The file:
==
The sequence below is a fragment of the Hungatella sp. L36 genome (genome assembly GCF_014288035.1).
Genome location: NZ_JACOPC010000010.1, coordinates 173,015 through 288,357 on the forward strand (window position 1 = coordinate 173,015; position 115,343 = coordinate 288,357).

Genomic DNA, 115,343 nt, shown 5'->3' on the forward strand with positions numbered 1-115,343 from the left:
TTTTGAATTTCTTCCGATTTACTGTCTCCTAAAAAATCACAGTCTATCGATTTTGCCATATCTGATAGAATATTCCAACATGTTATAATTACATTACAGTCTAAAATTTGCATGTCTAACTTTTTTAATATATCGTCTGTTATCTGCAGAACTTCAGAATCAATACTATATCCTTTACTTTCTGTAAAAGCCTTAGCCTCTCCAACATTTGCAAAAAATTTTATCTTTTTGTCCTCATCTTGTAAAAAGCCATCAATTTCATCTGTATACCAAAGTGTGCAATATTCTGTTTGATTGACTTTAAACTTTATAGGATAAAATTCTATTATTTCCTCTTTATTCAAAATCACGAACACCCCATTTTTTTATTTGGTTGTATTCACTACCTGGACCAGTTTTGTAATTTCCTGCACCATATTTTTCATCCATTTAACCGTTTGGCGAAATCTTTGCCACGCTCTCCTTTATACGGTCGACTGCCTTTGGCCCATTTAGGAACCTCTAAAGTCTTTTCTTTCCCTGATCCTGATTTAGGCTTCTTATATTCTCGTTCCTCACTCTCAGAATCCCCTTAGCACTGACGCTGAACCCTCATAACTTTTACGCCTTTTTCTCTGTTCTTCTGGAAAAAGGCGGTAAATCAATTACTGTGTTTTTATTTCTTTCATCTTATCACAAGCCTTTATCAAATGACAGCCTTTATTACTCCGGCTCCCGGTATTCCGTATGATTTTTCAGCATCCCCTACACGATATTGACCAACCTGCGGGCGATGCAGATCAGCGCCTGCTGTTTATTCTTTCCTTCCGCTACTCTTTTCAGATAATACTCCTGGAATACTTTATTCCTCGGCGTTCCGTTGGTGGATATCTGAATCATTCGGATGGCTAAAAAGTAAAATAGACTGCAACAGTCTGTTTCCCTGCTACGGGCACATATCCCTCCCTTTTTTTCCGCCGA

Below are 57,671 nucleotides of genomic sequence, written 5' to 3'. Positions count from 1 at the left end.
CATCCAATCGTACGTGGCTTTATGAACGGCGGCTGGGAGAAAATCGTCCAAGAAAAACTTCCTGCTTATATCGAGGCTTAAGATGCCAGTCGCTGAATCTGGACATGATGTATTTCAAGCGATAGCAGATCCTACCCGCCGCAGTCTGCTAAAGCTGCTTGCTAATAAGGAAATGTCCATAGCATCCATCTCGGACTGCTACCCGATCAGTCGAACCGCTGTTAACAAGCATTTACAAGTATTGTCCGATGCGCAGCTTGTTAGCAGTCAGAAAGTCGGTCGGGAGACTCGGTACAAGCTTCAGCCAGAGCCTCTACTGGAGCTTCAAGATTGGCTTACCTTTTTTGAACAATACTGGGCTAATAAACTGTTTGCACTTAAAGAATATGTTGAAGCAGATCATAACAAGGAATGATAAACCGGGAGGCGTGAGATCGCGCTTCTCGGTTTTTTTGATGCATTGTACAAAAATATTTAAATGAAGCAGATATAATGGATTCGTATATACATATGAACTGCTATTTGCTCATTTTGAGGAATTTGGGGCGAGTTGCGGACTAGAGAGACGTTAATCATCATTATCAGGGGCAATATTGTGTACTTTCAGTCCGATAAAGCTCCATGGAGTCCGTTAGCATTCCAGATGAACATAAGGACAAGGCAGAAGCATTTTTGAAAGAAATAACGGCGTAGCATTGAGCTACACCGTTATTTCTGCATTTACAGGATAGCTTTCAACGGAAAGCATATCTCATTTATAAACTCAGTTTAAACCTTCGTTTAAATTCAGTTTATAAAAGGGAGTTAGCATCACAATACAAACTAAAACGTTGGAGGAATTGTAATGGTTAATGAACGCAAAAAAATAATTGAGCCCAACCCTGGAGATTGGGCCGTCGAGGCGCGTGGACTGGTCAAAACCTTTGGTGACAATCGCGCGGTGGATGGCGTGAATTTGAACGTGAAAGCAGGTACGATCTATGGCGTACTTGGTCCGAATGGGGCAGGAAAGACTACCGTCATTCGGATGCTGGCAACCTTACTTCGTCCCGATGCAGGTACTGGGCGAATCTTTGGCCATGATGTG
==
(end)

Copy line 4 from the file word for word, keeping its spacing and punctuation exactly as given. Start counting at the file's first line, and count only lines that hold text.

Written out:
TTTTGAATTTCTTCCGATTTACTGTCTCCTAAAAAATCACAGTCTATCGATTTTGCCATATCTGATAGAATATTCCAACATGTTATAATTACATTACAGTCTAAAATTTGCATGTCTAACTTTTTTAATATATCGTCTGTTATCTGCAGAACTTCAGAATCAATACTATATCCTTTACTTTCTGTAAAAGCCTTAGCCTCTCCAACATTTGCAAAAAATTTTATCTTTTTGTCCTCATCTTGTAAAAAGCCATCAATTTCATCTGTATACCAAAGTGTGCAATATTCTGTTTGATTGACTTTAAACTTTATAGGATAAAATTCTATTATTTCCTCTTTATTCAAAATCACGAACACCCCATTTTTTTATTTGGTTGTATTCACTACCTGGACCAGTTTTGTAATTTCCTGCACCATATTTTTCATCCATTTAACCGTTTGGCGAAATCTTTGCCACGCTCTCCTTTATACGGTCGACTGCCTTTGGCCCATTTAGGAACCTCTAAAGTCTTTTCTTTCCCTGATCCTGATTTAGGCTTCTTATATTCTCGTTCCTCACTCTCAGAATCCCCTTAGCACTGACGCTGAACCCTCATAACTTTTACGCCTTTTTCTCTGTTCTTCTGGAAAAAGGCGGTAAATCAATTACTGTGTTTTTATTTCTTTCATCTTATCACAAGCCTTTATCAAATGACAGCCTTTATTACTCCGGCTCCCGGTATTCCGTATGATTTTTCAGCATCCCCTACACGATATTGACCAACCTGCGGGCGATGCAGATCAGCGCCTGCTGTTTATTCTTTCCTTCCGCTACTCTTTTCAGATAATACTCCTGGAATACTTTATTCCTCGGCGTTCCGTTGGTGGATATCTGAATCATTCGGATGGCTAAAAAGTAAAATAGACTGCAACAGTCTGTTTCCCTGCTACGGGCACATATCCCTCCCTTTTTTTCCGCCGA